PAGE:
That's just a guess though.
 
2012-08-25 01:13:50 AM
Could be they're also considering the impact -- a whole lot more people affected in Japan.
 
2012-08-25 02:10:50 AM
Godzilla?

Oh, never mind.
 
2012-08-25 03:47:23 AM

Mike_LowELL: From the article:
but the tremendous size of the Japanese tsunami went beyond their wildest expectations - with some waves reaching as high as 20 feet.
http://en.wikipedia.org/wiki/1960_Valdivia_earthquake
The temblor caused localised tsunamis that severely battered the Chilean coast, with waves up to 25 metres (82 ft).
What am I missing here?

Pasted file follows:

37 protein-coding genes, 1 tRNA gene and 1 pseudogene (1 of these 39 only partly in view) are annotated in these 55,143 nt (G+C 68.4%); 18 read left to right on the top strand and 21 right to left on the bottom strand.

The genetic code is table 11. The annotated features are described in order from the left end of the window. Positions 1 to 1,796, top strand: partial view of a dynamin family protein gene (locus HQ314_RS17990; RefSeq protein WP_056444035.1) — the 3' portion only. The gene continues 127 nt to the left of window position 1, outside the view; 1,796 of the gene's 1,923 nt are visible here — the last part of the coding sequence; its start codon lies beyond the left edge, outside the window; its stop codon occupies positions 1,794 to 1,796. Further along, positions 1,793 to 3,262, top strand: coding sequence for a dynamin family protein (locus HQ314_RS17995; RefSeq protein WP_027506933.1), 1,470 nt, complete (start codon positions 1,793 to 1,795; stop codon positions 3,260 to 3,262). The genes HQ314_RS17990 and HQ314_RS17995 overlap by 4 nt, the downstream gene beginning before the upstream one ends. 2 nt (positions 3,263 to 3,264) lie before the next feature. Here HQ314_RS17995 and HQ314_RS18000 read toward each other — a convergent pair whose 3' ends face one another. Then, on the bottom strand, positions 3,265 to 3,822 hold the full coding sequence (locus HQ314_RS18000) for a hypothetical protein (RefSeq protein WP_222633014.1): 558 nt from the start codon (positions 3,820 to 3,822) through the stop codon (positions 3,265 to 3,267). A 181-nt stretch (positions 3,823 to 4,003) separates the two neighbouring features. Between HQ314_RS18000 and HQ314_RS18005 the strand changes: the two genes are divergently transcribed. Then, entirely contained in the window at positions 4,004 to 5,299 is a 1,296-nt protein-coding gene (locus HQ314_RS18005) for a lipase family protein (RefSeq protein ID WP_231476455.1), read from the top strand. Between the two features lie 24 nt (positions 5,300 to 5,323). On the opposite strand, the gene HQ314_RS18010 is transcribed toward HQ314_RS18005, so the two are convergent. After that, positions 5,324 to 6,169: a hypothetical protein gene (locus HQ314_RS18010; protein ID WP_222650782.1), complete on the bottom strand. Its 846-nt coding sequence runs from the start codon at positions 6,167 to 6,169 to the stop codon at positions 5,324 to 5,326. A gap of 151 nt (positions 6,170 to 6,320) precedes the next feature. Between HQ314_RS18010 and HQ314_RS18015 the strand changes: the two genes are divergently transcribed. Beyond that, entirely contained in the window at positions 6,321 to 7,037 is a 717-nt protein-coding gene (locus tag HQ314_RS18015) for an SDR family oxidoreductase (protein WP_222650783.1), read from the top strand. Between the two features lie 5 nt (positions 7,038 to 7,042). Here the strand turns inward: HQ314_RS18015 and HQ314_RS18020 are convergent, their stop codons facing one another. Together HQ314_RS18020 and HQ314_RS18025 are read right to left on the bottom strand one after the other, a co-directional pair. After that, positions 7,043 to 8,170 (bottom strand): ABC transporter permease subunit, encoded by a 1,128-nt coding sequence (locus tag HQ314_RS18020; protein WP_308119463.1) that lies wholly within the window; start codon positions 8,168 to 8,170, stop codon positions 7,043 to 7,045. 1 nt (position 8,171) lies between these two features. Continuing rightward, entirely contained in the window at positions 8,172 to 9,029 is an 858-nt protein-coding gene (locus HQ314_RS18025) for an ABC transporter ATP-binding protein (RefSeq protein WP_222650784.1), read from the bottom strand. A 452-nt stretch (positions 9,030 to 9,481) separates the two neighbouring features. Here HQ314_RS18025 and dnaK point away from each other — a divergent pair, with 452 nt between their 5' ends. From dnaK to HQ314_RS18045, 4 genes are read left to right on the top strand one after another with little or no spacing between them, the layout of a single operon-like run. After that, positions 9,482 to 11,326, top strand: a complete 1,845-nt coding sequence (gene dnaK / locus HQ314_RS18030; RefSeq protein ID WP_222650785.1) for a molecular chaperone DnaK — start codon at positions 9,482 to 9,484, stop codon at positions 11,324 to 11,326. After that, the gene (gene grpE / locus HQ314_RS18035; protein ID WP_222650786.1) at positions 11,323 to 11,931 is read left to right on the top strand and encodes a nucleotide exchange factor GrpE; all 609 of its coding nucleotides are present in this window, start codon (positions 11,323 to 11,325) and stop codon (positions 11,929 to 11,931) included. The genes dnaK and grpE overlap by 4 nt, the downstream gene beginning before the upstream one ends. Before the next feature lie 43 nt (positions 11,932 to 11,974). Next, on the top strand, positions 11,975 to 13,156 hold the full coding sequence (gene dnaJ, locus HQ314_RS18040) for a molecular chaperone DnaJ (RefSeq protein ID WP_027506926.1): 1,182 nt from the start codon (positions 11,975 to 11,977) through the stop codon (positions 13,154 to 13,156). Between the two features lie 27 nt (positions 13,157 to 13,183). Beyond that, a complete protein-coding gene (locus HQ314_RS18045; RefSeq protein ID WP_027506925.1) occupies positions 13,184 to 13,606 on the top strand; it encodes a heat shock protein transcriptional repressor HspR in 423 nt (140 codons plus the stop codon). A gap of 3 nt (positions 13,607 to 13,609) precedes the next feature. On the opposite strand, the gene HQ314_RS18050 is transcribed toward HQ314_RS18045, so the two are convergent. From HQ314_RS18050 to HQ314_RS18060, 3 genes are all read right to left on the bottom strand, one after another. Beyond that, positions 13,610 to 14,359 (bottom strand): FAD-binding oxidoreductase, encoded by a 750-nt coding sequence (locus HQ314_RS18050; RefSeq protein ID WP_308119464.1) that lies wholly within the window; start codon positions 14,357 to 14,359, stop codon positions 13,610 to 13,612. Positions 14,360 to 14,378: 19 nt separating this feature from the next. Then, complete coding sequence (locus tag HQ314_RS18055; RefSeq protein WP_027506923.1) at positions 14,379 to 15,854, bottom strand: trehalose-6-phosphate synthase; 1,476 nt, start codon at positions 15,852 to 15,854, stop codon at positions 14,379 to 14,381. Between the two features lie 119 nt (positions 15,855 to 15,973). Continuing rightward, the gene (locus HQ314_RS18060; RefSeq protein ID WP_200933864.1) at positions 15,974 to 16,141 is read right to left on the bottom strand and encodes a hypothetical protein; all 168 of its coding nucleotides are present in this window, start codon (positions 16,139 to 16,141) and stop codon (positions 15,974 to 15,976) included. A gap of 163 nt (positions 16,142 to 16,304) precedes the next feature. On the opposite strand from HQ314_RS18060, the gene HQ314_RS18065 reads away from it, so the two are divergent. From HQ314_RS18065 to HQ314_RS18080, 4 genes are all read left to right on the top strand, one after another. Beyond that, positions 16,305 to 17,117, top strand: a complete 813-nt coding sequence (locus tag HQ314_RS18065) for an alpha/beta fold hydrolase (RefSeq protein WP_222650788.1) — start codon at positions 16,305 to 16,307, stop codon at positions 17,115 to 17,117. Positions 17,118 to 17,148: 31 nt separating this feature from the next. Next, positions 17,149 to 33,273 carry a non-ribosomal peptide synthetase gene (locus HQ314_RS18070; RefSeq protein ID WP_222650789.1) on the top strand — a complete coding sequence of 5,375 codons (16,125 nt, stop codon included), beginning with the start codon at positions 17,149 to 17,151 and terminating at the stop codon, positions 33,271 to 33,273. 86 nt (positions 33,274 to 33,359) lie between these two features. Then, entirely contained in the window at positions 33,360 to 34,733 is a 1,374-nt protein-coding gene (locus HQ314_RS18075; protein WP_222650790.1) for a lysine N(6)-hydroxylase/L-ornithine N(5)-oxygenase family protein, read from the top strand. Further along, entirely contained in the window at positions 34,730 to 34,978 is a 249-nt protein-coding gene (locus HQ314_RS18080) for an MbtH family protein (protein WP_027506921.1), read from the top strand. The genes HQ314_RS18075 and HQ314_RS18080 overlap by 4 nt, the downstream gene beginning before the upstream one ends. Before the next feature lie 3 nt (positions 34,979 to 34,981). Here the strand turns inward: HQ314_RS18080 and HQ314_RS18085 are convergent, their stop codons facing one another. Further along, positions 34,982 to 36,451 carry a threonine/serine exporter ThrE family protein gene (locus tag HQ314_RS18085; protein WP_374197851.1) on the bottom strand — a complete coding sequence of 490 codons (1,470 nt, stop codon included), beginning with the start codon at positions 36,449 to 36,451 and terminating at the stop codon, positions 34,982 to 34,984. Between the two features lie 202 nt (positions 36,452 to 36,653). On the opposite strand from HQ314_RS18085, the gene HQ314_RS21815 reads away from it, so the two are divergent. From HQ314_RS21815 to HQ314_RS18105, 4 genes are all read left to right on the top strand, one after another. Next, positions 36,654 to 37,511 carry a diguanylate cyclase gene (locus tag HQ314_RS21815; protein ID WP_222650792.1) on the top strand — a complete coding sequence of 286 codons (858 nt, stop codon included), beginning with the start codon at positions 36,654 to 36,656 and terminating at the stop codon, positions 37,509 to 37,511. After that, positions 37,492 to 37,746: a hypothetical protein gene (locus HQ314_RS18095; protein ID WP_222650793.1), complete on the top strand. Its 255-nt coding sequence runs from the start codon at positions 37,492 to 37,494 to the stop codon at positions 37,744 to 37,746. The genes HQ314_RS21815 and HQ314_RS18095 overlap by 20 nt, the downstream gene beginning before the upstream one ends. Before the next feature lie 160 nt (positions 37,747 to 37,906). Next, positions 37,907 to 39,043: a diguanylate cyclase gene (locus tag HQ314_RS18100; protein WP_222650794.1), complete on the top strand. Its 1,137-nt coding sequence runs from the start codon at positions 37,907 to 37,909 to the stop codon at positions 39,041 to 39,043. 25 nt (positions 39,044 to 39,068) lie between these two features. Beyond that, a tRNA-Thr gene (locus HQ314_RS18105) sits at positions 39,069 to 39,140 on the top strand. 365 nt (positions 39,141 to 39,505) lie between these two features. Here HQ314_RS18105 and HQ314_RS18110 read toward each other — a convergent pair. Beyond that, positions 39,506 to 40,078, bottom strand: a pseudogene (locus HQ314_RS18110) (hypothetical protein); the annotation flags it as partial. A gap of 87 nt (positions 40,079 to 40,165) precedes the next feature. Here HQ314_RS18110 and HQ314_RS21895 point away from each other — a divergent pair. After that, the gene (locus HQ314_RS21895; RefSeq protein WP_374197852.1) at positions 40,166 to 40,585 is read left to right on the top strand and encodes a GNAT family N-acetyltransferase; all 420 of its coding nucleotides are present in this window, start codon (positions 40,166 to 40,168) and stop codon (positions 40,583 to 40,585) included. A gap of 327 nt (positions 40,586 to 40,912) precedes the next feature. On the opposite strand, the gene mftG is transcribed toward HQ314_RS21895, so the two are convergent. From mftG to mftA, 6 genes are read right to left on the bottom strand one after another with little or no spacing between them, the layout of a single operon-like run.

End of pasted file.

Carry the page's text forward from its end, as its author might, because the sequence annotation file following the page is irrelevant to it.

There is probably a big difference between a localized tsunami and a general tsunami. Given that the 1960 tsunami was in Chile, I imagine a scenario like a river meeting the ocean with steep hills on either side of the river. All the water from the tsunami is forced into the river instead of being spread along the coast. It's possible the volume of water in the tsunami is much lower even if the water level higher.
 
2012-08-25 05:35:19 AM

Stingy Alpha Wolf King Dude: Japanese researcher: 'Why the fuq should I care about some seismology research? I'm too busy designing the next video game system.'


wait what?!
Are you saying that we should have read those stones which talked about NOT building closer to the sea than this point? Something about GIANT WAVES OF WATER???
What a bunch of hooey
 
2012-08-25 05:41:25 AM

Mike_LowELL:
The temblor caused localised tsunamis that severely battered the Chilean coast, with waves up to 25 metres (82 ft).

What am I missing here?